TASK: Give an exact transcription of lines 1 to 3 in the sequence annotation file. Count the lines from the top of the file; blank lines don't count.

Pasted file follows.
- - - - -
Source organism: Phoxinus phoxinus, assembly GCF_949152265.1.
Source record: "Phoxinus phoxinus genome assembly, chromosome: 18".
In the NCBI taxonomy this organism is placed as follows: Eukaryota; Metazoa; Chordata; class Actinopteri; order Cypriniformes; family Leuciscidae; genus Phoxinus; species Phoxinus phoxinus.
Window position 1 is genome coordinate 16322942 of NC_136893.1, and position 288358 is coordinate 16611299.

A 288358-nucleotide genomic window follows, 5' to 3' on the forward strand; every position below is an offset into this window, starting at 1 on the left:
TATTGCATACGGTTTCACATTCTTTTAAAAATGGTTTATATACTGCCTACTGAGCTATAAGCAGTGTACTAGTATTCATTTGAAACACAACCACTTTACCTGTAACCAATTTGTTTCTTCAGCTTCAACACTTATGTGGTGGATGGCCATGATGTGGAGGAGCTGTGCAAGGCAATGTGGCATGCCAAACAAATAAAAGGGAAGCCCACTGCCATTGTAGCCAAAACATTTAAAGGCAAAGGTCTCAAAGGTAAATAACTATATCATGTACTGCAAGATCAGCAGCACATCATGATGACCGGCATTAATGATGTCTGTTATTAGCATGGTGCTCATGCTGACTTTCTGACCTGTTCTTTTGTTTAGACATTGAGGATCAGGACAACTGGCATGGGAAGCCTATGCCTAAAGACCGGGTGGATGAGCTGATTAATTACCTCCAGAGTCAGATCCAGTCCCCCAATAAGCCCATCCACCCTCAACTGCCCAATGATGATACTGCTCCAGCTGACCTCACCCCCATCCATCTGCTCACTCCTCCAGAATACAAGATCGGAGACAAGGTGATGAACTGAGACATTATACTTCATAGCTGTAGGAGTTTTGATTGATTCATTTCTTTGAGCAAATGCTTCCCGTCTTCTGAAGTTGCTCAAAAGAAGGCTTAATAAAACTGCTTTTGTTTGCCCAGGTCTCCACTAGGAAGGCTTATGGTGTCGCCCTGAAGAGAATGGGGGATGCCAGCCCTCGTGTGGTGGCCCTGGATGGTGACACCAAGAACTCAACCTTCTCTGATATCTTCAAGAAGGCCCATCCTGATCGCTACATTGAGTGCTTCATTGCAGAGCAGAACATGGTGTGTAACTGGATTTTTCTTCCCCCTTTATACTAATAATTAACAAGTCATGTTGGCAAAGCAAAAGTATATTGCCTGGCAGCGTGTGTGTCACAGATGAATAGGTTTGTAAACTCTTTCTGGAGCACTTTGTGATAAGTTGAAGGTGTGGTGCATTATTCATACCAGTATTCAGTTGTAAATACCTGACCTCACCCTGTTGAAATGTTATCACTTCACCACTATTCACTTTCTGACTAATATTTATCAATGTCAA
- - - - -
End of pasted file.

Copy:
Source organism: Phoxinus phoxinus, assembly GCF_949152265.1.
Source record: "Phoxinus phoxinus genome assembly, chromosome: 18".
In the NCBI taxonomy this organism is placed as follows: Eukaryota; Metazoa; Chordata; class Actinopteri; order Cypriniformes; family Leuciscidae; genus Phoxinus; species Phoxinus phoxinus.